James McAvoy spearheads new campaign to help future generations of Scots pursue careers in the arts
Award-winning Scottish stage and screen star James McAvoy is to spearhead a new campaign to help ensure a new generation of performers can secure a place at his old drama school in Glasgow.
The 41-year-old star of State of Play, Atonement, Filth and The Last King of Scotland has recorded a voiceover for a film showcasing the work of the Royal Conservatoire of Scotland's students, staff and alumni.
He has also issued a rally cry for the scholarship schemes run by the RCS, including one which he helped set up five years ago.
The Glasgow-born actor said it was more important than ever before that access to arts education was "accessible to all, regardless of background” in the wake of the coronavirus pandemic.
The RCS launched the new campaign film, which features performances staged under lockdown restrictions, today to help raise new funding for its scholarships.
The campaign website states: “Never have the performing and production arts faced such a challenging period. We’re still here but we need your support. Give to the RCS Scholarship Fund and help to support the artists of the future right here in Scotland.
McAvoy went on to enjoy huge success in Hollywood and in London’s West End after graduating from the then Royal Scottish Academy of Music and Drama in 2000.
He previously pledged £125,000 to pay for a 10-year scholarship programme to help fund places for people under the age of 25 who would otherwise be unable to afford to study there.
The RCS has a track record of producing some of Scotland’s best-known acting talent, including Bodyguard star Richard Madden, Doctor Who favourite David Tennant, Trainspotting star Robert Carlyle and Sam Heughan, who plays the lead role of Jamie Fraser in Outlander.
In his message of support for the campaign, McAvoy said: “At this time, possibly more ever, the arts and artists need to be seen and heard and recognised for the essential contribution they make.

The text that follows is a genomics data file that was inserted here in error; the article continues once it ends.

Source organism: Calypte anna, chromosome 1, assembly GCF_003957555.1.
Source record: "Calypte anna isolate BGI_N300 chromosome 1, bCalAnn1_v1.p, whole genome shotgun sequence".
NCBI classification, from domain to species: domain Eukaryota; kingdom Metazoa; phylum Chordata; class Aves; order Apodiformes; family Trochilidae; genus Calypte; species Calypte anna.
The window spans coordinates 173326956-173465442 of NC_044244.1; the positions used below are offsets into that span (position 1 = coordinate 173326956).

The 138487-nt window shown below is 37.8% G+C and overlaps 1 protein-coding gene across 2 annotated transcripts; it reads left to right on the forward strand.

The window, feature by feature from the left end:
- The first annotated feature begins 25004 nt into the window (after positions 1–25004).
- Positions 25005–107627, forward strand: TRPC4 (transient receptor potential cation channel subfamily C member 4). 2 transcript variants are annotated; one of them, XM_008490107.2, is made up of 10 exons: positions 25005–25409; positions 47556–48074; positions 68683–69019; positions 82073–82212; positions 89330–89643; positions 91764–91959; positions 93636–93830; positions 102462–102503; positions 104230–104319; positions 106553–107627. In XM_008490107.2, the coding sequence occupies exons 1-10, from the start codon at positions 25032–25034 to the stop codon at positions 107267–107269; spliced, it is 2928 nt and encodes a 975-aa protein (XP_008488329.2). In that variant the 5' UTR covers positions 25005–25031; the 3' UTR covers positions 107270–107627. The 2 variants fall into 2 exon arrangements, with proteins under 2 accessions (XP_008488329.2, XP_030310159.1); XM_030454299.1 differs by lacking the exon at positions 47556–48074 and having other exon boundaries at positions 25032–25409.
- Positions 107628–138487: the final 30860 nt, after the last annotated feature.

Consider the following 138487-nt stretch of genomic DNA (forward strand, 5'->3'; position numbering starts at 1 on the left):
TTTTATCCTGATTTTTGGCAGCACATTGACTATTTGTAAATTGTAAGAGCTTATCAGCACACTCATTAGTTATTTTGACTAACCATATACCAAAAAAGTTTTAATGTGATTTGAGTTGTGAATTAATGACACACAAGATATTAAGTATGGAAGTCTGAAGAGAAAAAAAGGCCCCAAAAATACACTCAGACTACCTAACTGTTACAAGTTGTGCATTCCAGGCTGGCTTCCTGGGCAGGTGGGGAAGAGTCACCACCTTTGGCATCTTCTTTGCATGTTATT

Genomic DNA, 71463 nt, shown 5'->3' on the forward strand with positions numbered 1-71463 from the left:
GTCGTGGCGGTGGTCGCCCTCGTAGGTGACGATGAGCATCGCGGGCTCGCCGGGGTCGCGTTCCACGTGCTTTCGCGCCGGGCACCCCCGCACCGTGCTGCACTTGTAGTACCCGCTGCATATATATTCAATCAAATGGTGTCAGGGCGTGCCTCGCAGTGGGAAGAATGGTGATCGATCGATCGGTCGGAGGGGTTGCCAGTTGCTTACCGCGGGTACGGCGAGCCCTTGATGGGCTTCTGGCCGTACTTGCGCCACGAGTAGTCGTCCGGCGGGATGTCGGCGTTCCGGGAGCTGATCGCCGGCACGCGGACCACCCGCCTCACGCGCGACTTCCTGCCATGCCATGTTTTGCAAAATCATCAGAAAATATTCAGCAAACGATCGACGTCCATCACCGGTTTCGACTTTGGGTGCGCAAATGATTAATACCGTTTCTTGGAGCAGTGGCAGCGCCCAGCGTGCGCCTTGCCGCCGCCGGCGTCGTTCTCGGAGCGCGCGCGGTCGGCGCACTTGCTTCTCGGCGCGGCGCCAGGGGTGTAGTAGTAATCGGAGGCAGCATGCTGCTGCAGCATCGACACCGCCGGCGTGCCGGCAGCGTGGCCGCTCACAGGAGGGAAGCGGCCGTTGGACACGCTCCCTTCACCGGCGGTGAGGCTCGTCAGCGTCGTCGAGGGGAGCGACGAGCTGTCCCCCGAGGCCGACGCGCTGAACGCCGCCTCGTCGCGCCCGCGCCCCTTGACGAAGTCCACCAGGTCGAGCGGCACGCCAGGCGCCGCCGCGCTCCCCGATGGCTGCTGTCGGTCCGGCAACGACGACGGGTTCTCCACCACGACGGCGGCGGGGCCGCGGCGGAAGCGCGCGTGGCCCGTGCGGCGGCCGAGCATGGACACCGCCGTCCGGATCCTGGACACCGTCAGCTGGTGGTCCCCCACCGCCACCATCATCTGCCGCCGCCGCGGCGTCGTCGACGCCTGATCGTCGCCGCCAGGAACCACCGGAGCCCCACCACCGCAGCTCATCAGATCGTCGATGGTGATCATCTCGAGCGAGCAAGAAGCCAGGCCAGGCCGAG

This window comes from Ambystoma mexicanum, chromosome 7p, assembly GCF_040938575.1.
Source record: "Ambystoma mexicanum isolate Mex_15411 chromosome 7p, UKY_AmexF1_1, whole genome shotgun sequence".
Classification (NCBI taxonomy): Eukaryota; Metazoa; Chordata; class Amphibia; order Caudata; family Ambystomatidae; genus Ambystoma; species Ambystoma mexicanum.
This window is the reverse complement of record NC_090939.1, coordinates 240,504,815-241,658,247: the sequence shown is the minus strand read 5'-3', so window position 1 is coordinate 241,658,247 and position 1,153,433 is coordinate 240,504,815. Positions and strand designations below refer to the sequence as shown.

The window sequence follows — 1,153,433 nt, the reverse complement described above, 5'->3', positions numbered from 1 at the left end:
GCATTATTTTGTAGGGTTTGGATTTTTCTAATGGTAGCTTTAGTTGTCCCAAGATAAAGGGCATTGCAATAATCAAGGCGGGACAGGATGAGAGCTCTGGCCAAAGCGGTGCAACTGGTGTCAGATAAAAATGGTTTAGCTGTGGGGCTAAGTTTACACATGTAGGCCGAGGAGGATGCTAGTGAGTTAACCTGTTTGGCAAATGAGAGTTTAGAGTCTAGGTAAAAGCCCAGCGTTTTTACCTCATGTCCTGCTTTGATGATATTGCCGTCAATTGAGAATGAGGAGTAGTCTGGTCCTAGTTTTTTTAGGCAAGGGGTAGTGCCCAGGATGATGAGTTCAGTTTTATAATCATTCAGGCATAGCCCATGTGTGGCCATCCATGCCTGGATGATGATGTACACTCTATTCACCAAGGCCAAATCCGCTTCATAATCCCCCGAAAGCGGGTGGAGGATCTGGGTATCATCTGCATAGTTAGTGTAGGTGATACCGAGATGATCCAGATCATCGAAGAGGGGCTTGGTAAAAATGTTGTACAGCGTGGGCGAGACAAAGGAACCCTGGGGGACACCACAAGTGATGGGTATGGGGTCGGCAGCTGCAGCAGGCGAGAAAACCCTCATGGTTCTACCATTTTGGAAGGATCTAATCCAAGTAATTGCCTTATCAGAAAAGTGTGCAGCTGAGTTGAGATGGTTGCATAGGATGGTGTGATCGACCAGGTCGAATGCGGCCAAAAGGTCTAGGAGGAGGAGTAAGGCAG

"We’re still here, as are the next generation. That’s why access to arts education is so valuable and should be accessible to all, regardless of background.
"It’s why scholarship support is vital, to ensure that everyone gets a fair chance and that we have artists for the future who reflect our world, connect us and tell the stories that need to be told.”
Professor Jeffrey Sharkey, RCS principal, said: “It means so much to us to have one of our own, actor James McAvoy, play a key part in our new scholarship campaign film.
"Financial barriers or otherwise should never stand in the way of potential. Our doors are open to the most promising young artists, at home and internationally, to help them fulfil their dreams.
“There is a unique energy and power in bringing different voices and backgrounds together and scholarships play a crucial role in making that happen.
"The arts are facing an unprecedented challenge but our students are still here, still creating and learning, and using their talents as a force for good.
"We strongly believe the arts have never been more vital. Now, more than ever, we need to support those whose talents and dedication to their craft will bring us together and give us optimism, comfort and hope.”
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